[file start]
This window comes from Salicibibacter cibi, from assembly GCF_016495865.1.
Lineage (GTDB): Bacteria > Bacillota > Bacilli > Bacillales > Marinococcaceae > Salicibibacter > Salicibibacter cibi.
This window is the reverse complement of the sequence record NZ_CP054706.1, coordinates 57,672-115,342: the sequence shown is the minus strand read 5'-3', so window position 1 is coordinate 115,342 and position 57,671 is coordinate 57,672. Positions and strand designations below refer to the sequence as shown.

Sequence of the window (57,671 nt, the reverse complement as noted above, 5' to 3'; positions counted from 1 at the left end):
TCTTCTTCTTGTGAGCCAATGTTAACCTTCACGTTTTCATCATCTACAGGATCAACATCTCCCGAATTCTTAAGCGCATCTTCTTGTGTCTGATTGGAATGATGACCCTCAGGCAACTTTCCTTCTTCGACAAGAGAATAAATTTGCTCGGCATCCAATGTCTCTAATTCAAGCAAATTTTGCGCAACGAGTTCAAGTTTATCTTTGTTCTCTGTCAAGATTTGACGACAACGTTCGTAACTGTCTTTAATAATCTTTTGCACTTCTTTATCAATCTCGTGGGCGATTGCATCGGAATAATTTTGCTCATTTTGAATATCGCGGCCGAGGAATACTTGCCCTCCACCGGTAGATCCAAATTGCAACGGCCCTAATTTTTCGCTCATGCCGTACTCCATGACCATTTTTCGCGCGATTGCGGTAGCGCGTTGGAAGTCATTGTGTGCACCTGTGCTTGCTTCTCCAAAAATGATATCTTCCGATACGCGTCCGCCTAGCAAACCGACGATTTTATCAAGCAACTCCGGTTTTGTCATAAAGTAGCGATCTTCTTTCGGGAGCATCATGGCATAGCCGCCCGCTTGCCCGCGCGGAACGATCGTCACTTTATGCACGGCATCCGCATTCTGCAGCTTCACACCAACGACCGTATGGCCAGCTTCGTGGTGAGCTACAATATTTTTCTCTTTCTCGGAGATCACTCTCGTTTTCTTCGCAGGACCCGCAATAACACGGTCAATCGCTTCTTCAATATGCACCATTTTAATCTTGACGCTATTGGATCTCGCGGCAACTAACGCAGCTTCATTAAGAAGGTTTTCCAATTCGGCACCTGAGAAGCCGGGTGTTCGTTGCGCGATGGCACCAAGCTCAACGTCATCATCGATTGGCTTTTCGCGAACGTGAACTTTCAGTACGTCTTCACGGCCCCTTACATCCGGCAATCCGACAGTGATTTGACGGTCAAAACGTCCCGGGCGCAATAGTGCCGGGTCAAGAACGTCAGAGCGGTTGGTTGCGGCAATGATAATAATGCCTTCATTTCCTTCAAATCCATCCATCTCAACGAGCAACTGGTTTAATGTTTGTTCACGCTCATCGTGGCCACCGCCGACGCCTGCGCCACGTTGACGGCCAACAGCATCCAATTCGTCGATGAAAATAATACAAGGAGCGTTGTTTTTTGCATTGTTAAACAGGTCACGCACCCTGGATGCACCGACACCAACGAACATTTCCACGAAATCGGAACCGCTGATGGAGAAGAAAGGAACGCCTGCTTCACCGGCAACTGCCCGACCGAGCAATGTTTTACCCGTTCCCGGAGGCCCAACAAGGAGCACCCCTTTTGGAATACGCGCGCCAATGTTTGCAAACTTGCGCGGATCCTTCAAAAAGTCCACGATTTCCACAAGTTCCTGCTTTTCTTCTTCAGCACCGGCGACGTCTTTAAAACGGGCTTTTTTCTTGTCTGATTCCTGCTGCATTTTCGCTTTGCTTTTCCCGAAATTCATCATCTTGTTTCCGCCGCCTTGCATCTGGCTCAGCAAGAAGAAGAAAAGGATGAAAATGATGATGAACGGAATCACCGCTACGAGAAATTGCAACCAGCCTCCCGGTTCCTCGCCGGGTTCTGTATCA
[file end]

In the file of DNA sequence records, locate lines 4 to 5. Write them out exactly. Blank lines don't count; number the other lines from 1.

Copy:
Sequence of the window (57,671 nt, the reverse complement as noted above, 5' to 3'; positions counted from 1 at the left end):
TCTTCTTCTTGTGAGCCAATGTTAACCTTCACGTTTTCATCATCTACAGGATCAACATCTCCCGAATTCTTAAGCGCATCTTCTTGTGTCTGATTGGAATGATGACCCTCAGGCAACTTTCCTTCTTCGACAAGAGAATAAATTTGCTCGGCATCCAATGTCTCTAATTCAAGCAAATTTTGCGCAACGAGTTCAAGTTTATCTTTGTTCTCTGTCAAGATTTGACGACAACGTTCGTAACTGTCTTTAATAATCTTTTGCACTTCTTTATCAATCTCGTGGGCGATTGCATCGGAATAATTTTGCTCATTTTGAATATCGCGGCCGAGGAATACTTGCCCTCCACCGGTAGATCCAAATTGCAACGGCCCTAATTTTTCGCTCATGCCGTACTCCATGACCATTTTTCGCGCGATTGCGGTAGCGCGTTGGAAGTCATTGTGTGCACCTGTGCTTGCTTCTCCAAAAATGATATCTTCCGATACGCGTCCGCCTAGCAAACCGACGATTTTATCAAGCAACTCCGGTTTTGTCATAAAGTAGCGATCTTCTTTCGGGAGCATCATGGCATAGCCGCCCGCTTGCCCGCGCGGAACGATCGTCACTTTATGCACGGCATCCGCATTCTGCAGCTTCACACCAACGACCGTATGGCCAGCTTCGTGGTGAGCTACAATATTTTTCTCTTTCTCGGAGATCACTCTCGTTTTCTTCGCAGGACCCGCAATAACACGGTCAATCGCTTCTTCAATATGCACCATTTTAATCTTGACGCTATTGGATCTCGCGGCAACTAACGCAGCTTCATTAAGAAGGTTTTCCAATTCGGCACCTGAGAAGCCGGGTGTTCGTTGCGCGATGGCACCAAGCTCAACGTCATCATCGATTGGCTTTTCGCGAACGTGAACTTTCAGTACGTCTTCACGGCCCCTTACATCCGGCAATCCGACAGTGATTTGACGGTCAAAACGTCCCGGGCGCAATAGTGCCGGGTCAAGAACGTCAGAGCGGTTGGTTGCGGCAATGATAATAATGCCTTCATTTCCTTCAAATCCATCCATCTCAACGAGCAACTGGTTTAATGTTTGTTCACGCTCATCGTGGCCACCGCCGACGCCTGCGCCACGTTGACGGCCAACAGCATCCAATTCGTCGATGAAAATAATACAAGGAGCGTTGTTTTTTGCATTGTTAAACAGGTCACGCACCCTGGATGCACCGACACCAACGAACATTTCCACGAAATCGGAACCGCTGATGGAGAAGAAAGGAACGCCTGCTTCACCGGCAACTGCCCGACCGAGCAATGTTTTACCCGTTCCCGGAGGCCCAACAAGGAGCACCCCTTTTGGAATACGCGCGCCAATGTTTGCAAACTTGCGCGGATCCTTCAAAAAGTCCACGATTTCCACAAGTTCCTGCTTTTCTTCTTCAGCACCGGCGACGTCTTTAAAACGGGCTTTTTTCTTGTCTGATTCCTGCTGCATTTTCGCTTTGCTTTTCCCGAAATTCATCATCTTGTTTCCGCCGCCTTGCATCTGGCTCAGCAAGAAGAAGAAAAGGATGAAAATGATGATGAACGGAATCACCGCTACGAGAAATTGCAACCAGCCTCCCGGTTCCTCGCCGGGTTCTGTATCA